Podcast’s Essential Bites:
[2:18] “[The dirty smelling and tasting water originates from] a compound called geosmin, which actually comes from the Greek [words] for earth and […] odor. […] And that compound was identified back in 1965.”
[2:55] “It's really come to the fore in California more than other places, but […] you see it all over the country, all over the world even. […] The reason it's been […] more prominent in California recently is because of the drought conditions that have been going on for a long time. And so when there's lower levels of water in the reservoirs and the lakes, you're going to get more of a concentration of the geosmin. And also, you can have algae blooms in the cyanobacteria. The blue green algae is one of the things that produces geosmin.”
[3:51] “The good news is, it's not harmful. […] [We have] super sensitive olfactory systems and taste buds. So people detect even very, very small quantities of it. It's just not very pleasant, but it's at the level that it's found in the waters completely safe.”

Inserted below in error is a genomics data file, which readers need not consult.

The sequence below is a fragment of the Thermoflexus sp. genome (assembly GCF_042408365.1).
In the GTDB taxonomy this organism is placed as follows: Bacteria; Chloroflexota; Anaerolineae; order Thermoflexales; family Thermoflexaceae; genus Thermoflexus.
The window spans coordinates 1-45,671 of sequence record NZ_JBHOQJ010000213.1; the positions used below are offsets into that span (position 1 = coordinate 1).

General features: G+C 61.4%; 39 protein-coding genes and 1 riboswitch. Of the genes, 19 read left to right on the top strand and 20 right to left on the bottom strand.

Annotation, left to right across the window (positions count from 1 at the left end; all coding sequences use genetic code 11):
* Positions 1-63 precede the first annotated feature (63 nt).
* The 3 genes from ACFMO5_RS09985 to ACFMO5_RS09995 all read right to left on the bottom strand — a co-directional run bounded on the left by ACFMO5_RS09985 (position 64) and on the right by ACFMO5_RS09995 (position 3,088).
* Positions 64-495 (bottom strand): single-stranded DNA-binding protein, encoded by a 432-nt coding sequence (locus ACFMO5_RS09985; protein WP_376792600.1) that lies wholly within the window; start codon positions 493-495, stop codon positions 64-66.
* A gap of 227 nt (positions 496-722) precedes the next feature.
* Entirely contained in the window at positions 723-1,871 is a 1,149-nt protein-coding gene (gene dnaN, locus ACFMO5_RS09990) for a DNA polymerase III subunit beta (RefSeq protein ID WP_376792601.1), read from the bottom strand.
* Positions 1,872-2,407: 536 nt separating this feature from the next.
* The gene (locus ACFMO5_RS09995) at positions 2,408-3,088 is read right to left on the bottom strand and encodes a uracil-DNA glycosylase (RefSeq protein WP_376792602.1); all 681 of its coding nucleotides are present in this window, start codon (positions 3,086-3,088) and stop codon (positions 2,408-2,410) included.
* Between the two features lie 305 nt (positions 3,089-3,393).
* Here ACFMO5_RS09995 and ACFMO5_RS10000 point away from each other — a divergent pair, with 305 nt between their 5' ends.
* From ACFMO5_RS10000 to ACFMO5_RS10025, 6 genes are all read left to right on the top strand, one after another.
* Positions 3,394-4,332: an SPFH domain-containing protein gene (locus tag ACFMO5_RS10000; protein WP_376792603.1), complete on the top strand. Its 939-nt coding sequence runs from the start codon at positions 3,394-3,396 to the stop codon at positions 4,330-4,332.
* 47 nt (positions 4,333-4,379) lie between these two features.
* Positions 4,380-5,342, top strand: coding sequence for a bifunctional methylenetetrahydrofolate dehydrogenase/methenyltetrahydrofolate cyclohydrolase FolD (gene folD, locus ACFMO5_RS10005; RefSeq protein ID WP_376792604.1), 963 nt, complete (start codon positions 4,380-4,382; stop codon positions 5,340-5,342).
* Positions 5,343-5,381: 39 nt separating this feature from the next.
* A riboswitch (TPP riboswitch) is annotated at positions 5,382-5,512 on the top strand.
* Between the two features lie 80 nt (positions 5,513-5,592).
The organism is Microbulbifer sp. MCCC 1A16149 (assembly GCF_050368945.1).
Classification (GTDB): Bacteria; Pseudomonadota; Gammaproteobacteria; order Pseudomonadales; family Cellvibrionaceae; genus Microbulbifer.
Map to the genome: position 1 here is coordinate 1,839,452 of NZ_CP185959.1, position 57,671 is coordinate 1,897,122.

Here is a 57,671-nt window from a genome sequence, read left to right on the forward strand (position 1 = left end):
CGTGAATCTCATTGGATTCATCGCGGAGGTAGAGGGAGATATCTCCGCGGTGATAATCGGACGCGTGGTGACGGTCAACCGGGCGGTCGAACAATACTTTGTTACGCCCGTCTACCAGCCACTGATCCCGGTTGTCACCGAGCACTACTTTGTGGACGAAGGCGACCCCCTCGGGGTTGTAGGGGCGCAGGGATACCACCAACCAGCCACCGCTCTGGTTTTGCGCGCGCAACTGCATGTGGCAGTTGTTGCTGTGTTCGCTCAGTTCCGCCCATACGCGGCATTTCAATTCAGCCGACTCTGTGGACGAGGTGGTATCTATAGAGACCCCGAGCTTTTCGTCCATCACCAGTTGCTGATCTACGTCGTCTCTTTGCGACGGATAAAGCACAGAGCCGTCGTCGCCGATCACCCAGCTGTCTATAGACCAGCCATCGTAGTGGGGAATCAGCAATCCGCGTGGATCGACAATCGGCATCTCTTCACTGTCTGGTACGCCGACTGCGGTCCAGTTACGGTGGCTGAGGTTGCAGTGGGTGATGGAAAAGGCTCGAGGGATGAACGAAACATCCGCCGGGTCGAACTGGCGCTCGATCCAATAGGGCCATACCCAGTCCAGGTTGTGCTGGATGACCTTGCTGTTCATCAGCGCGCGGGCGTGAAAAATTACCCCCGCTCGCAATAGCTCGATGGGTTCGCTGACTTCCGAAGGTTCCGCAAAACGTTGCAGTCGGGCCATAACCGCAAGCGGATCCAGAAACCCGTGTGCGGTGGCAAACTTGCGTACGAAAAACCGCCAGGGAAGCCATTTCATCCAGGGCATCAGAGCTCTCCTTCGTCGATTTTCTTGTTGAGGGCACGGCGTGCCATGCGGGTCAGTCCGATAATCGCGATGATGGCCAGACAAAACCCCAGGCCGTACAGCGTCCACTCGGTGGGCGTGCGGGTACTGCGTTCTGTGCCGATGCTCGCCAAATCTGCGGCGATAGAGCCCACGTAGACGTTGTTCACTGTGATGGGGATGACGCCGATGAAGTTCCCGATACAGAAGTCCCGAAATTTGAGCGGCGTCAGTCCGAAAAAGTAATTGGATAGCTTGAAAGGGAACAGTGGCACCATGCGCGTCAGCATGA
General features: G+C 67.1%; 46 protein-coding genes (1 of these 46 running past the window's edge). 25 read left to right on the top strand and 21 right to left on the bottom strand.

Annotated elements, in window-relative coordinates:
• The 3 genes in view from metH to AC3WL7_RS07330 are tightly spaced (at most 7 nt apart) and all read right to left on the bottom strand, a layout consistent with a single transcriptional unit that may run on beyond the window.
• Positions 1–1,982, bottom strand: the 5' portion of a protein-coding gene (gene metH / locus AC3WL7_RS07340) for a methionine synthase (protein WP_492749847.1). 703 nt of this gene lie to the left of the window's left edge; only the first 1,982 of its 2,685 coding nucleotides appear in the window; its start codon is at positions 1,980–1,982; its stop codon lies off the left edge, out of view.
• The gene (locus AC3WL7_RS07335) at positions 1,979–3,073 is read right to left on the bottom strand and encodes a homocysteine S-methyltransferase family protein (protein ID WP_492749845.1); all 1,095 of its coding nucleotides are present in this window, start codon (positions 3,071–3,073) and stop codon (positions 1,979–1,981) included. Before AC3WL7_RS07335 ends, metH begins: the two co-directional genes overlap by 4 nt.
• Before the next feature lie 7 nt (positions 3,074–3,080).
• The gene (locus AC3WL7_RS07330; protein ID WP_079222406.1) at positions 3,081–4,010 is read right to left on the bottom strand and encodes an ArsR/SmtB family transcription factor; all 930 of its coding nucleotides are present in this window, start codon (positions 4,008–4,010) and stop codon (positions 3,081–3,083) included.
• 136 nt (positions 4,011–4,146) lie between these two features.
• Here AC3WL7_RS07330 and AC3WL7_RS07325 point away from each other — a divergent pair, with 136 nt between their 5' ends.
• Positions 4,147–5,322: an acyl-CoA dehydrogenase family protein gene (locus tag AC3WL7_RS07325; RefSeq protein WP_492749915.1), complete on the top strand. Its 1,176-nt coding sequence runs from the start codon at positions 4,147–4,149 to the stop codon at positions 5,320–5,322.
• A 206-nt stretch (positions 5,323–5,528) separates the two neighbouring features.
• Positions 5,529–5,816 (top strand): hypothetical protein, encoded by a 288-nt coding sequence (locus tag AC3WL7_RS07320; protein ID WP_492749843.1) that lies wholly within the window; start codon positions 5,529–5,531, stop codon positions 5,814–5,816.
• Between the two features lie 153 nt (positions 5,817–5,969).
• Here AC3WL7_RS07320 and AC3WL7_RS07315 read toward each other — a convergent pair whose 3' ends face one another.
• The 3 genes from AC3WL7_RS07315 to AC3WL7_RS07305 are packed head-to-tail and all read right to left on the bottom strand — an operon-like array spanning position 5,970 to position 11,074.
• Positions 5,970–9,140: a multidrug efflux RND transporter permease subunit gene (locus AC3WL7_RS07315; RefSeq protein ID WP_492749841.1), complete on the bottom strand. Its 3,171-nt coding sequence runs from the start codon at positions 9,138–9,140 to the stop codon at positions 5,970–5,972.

[6:16] “The municipal water companies will say if you refrigerate it, it will make it less pungent or adding lemon to it can mask the flavor too. The tough part about this is that the standard ways of […] filtering the water or what the municipal water companies do won’t take it out. It requires a more intense kind of treatment and it's quite […] expensive.”
[8:59] “It’s a very good likelihood that we would expect to see more of it. And it's not just from the drought conditions, but also algae blooms. […] So that can affect the water systems if the water companies are getting the water from surface water.”
[10:19] “Because [the] reduction in the source water is really when it becomes more prominent. We all can help to be better stewards of the water that we're using. So just trying to conserve water whenever we can.”
Hydroviv Blog: Why Does My Tap Water Taste Like Dirt?